I have grown in my appreciation of Mary over the years. Back in my Low(er) Church days, I was not quite sure what to make of Mary. I went to a Catholic high school and every class was usually started with either the Lord's Prayer, a Glory Be, or a Hail Mary. In all my years at the school, I would usually join in with the other two, but never actually said the Hail Mary.
Ironically, when I was searching around (yes, I church shopped) back in the days of college, I attended an RCIA class a couple of times. After the second class, the priest pulled me into his office. He wasn't being mean or anything. He just sensed I had questions, but from theological comments in class I had made, he felt that I would probably not be that happy in the Roman Catholic church.
As I understand it, the two doctrines that have been declared infallible by the pope, both having to do with Mary, I just could not go along with at that point in my life.
In some point either in college or before I started seminary, I ended up with a rosary. It was this green Irish one with plastic beads. I think somebody gave it to me, but I honestly don't remember from whence it came. I had it hanging up on a tack in my room for the longest. I then started using it as a devotion item. I still wasn't using it to say Hail Marys but using each bead as a prayer intention. I found it kept me on task when I was praying. I used that rosary as such for some years into seminary, where I suddenly began receiving them as gifts.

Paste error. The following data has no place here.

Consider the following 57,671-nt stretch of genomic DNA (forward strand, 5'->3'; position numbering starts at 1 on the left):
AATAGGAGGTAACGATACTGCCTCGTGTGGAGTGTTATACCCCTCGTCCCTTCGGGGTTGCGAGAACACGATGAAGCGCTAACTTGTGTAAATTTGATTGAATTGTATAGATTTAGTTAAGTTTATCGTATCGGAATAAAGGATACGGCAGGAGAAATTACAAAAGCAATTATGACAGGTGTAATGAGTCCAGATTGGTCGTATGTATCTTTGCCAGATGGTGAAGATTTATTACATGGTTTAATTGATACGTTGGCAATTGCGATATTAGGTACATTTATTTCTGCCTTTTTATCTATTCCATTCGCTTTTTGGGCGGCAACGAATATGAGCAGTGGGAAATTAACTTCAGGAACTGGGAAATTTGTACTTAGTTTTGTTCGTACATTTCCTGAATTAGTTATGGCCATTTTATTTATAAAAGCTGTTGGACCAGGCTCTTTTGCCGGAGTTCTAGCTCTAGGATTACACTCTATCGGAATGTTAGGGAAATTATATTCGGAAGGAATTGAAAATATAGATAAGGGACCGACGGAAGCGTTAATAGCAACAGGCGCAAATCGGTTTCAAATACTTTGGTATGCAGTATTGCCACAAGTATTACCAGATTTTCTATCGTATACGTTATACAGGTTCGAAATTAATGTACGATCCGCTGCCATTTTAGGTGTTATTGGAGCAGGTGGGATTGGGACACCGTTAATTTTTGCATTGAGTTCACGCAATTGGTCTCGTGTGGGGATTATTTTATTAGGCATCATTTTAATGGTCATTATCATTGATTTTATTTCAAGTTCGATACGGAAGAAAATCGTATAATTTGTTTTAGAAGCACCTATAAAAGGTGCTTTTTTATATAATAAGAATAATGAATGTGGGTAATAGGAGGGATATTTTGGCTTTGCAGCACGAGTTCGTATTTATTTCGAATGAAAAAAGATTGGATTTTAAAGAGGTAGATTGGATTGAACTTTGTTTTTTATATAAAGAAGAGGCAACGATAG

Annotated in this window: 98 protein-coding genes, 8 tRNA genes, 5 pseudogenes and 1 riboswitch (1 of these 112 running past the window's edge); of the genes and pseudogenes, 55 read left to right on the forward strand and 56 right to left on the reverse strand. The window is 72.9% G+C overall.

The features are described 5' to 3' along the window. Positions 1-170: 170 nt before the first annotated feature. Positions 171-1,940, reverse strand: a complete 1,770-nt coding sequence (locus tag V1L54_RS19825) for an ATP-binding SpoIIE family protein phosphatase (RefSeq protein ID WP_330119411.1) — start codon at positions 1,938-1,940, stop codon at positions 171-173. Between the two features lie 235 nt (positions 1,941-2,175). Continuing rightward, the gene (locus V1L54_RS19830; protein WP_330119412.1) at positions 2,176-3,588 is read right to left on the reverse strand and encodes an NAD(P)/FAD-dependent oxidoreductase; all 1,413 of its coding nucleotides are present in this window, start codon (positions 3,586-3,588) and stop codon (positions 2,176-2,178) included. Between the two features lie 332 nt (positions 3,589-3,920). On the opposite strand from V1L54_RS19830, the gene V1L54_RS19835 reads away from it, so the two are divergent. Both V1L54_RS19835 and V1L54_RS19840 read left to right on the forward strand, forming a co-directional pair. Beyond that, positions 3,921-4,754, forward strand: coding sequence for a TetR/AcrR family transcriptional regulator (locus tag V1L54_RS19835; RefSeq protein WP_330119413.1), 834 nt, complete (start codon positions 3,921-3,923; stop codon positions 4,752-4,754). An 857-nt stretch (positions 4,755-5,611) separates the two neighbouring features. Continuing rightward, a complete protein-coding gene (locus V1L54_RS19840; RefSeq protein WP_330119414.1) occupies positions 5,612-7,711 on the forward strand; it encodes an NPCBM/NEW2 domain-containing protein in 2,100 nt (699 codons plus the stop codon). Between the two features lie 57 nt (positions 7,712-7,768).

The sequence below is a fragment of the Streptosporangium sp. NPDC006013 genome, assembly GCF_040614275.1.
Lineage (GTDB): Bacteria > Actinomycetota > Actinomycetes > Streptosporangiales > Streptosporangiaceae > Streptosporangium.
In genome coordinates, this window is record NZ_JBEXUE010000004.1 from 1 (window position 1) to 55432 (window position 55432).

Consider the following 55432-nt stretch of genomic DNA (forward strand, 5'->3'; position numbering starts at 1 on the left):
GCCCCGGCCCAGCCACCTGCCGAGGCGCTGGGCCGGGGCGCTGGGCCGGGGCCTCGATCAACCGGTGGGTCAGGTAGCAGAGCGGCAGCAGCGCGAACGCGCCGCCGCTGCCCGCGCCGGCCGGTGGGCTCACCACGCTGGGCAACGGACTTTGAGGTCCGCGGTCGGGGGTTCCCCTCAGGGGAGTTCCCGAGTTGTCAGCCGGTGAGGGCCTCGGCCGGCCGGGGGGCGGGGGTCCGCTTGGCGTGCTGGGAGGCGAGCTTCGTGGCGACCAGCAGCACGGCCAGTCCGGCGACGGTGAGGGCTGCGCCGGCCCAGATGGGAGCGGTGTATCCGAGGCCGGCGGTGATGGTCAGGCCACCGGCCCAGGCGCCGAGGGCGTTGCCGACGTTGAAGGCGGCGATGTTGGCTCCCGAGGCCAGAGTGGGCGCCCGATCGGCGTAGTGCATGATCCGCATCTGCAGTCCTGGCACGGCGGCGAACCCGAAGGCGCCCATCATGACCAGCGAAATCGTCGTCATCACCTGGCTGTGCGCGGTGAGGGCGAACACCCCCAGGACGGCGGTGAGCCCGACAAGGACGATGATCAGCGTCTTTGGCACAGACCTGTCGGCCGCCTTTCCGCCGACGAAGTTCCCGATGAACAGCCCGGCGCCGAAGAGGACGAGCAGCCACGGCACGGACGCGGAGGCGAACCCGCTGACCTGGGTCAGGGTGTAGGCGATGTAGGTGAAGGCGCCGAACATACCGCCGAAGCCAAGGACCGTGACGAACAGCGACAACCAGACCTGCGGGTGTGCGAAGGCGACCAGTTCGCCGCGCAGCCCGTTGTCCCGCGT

I was a seminarian visitor at an extremely Anglo Catholic parish, and I attribute my collection of rosaries to being at St Paul's by the Lake. Because my dorm room at seminary
looked like a looted building in Mogadishu had at least 30 nails in the walls, I would just hang these rosaries on the nails. By the end of seminary, I had quite a collection thanks to my trips throughout Europe where you could get rosaries at most of the Cathedrals and churches I visited.
It must have been at some point when I was going through my dreadful CPE experience that I actually started using the rosary in the traditional way. I remember being so tired after harrowing experiences in the E.R. that all I could do would be to sit in the chapel-like area of the hospital and say the rosary. I wouldn't quite call that experience a "religious experience" per se, but I did feel like I suddenly "got it."
My time in Europe really entrenched me in the beauty of the mysteries of the rosary. Being able to pray those prayers in places where monks and nuns prayed well over a millenium ago, I have come to believe much more fully in the Communion of Saints.
I have an icon of Mary in my office. My collection of rosaries are still on the walls. I am still not quite convinced about the doctrine of the Assumption of Mary. As I climb ever closer into the arms of Augustine and his notions of original sin, etc., I have come to accept the more catholic teachings on Mary in my heart. My head is still getting there, but I find geat comfort in the idea that the theotokos is doing everything in her power to, at least in the Eastern Orthodox way of thinking, point me and all people to her Son and not to herself. That's a theology of Mary with which I can live.